After considering the facts the appellate court agreed with the trial court that the defendants had not rebutted the presumption that Kenji did not have the capacity for negligence. The appellate court affirmed the trial court’s decision that the defendants were solely to blame for Kenji’s injuries.
Whether the trial court erred in only awarding the plaintiff $200,000 in compensatory damages.
Under the GTLA plaintiffs can be awarded a maximum of $300,000.00. The trial court in this case awarded the plaintiff $200,000.00. On appeal the plaintiff claimed the trial court should have awarded her the maximum amount allowed under the GTLA. In Tennessee, a plaintiff who sustains an injury as a result of negligence can be awarded two types of damages. The first type (economic or pecuniary) includes expenditures such as past or future medical expenses, lost wages, and lost earning power. The second type of damages (non-economic) include pain and suffering, permanent impairment/disfigurement ands loss of enjoyment of life (Meals ex rel. v Ford Motor Company, 417 S.W.3d 414, 491, 420 (Tennessee 2013)). In Tennessee non-economic damages are in most cases very subjective and the courts don’t usually require plaintiffs to provide proof of the monetary value of the non-economic damages.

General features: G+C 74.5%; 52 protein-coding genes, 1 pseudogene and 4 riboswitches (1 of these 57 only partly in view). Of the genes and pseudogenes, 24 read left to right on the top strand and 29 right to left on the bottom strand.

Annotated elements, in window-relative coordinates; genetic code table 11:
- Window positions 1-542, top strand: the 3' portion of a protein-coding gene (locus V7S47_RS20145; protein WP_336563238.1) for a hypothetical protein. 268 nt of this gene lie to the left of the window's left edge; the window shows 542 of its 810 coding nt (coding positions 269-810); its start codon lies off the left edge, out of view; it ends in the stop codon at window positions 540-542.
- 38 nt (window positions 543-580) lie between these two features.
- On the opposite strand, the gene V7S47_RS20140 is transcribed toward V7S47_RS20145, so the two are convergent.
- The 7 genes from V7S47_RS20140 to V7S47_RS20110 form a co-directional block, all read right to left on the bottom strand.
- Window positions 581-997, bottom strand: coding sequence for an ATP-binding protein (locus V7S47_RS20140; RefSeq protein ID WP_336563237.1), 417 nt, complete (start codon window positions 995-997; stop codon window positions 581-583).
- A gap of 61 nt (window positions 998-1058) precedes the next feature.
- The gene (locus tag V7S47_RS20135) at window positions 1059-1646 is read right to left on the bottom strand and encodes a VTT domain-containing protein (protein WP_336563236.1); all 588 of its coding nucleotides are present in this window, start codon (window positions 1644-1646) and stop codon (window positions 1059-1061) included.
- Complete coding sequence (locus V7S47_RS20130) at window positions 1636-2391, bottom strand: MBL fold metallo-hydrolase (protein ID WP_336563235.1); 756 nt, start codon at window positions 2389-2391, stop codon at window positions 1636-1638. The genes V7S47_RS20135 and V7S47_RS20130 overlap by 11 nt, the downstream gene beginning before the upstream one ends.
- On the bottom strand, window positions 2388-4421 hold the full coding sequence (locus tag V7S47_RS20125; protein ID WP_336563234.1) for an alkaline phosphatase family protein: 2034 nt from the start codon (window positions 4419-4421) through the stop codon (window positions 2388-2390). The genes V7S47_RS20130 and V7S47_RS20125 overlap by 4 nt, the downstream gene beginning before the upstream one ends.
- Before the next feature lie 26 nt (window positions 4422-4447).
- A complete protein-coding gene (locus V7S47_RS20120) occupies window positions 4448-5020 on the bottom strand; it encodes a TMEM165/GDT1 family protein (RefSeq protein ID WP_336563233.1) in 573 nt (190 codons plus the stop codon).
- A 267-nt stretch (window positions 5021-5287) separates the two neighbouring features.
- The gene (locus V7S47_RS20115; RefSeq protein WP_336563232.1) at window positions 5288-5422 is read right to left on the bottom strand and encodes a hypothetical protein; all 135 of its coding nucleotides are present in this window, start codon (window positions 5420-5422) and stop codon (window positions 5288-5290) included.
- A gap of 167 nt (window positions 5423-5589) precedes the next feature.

The trial court awarded the plaintiff $63,859.69 in economic damages and $136,1451.31 in non-economic damages. The plaintiff asserted that Kenji continued to suffer from headaches, but the trial court stated the matter was questionable. The plaintiff also contended that while his nightmares continue to occur, they aren’t as frequent. While both Drs. Klimo and Wise testified that Kenji sustained permanent brain damage the damage did not seem to be significant, which is why he was released to participate in sports and other activities. The appellate court concluded that while the plaintiff believed Kenji’s injuries to be more severe the assessment of non-economic damages is not an exact science. The court determined that the trial court was accurate in their awarding of the non-economic damages.
The appellate court affirmed the trial court’s decision and split the costs of the appeal between the plaintiff and defendant.
Spearman v Shelby County Board of Education. No. W2019-02050-COA-R3-CV Court of Appeals of Tennessee, at Jackson